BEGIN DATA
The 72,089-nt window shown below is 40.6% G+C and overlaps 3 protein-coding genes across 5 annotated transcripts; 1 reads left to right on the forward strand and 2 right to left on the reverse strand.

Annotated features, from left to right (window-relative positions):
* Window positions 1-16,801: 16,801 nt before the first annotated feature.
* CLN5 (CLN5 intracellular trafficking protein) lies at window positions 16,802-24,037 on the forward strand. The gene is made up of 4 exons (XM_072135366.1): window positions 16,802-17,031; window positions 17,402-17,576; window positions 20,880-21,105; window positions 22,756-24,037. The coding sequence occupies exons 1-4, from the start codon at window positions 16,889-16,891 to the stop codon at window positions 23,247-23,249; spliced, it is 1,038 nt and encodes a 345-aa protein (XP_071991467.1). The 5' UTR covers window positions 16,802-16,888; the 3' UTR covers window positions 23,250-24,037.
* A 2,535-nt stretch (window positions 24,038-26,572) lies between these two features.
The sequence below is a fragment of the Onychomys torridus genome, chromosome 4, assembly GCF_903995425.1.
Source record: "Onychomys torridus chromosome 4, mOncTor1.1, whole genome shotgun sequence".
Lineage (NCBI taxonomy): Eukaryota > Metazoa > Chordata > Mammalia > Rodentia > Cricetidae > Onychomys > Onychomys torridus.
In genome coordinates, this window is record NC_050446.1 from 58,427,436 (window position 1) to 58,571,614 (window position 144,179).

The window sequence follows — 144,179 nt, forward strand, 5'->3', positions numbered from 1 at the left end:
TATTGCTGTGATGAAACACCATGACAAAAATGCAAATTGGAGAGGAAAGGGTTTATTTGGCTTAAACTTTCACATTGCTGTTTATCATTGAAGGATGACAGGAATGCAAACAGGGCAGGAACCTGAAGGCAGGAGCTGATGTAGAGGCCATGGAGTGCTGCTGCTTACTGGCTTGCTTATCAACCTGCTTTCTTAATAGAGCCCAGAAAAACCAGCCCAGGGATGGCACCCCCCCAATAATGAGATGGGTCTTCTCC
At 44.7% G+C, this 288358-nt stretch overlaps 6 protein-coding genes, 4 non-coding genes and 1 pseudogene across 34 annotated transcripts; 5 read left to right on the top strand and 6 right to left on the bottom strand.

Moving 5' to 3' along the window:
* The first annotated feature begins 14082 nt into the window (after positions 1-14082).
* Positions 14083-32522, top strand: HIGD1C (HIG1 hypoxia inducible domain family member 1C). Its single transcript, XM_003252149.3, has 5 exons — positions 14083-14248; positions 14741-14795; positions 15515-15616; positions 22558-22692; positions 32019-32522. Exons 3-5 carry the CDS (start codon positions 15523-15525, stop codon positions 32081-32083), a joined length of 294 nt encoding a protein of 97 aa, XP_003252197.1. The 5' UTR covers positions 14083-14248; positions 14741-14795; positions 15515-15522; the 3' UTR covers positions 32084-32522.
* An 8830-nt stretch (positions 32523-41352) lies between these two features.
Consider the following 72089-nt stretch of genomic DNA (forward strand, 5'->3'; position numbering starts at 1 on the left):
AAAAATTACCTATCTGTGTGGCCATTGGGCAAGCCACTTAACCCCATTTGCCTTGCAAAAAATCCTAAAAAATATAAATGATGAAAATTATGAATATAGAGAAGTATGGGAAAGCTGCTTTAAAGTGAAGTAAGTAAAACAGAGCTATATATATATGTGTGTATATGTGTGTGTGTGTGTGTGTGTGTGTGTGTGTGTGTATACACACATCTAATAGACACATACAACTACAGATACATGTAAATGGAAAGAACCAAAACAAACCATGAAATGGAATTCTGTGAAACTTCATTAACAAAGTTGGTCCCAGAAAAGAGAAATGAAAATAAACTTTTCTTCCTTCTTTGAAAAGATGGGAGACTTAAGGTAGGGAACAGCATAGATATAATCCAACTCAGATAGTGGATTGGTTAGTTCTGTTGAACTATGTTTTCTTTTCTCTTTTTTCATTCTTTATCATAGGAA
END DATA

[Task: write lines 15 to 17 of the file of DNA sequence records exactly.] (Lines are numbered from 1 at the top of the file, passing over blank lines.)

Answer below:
* Positions 14083-32522, top strand: HIGD1C (HIG1 hypoxia inducible domain family member 1C). Its single transcript, XM_003252149.3, has 5 exons — positions 14083-14248; positions 14741-14795; positions 15515-15616; positions 22558-22692; positions 32019-32522. Exons 3-5 carry the CDS (start codon positions 15523-15525, stop codon positions 32081-32083), a joined length of 294 nt encoding a protein of 97 aa, XP_003252197.1. The 5' UTR covers positions 14083-14248; positions 14741-14795; positions 15515-15522; the 3' UTR covers positions 32084-32522.
* An 8830-nt stretch (positions 32523-41352) lies between these two features.
Consider the following 72089-nt stretch of genomic DNA (forward strand, 5'->3'; position numbering starts at 1 on the left):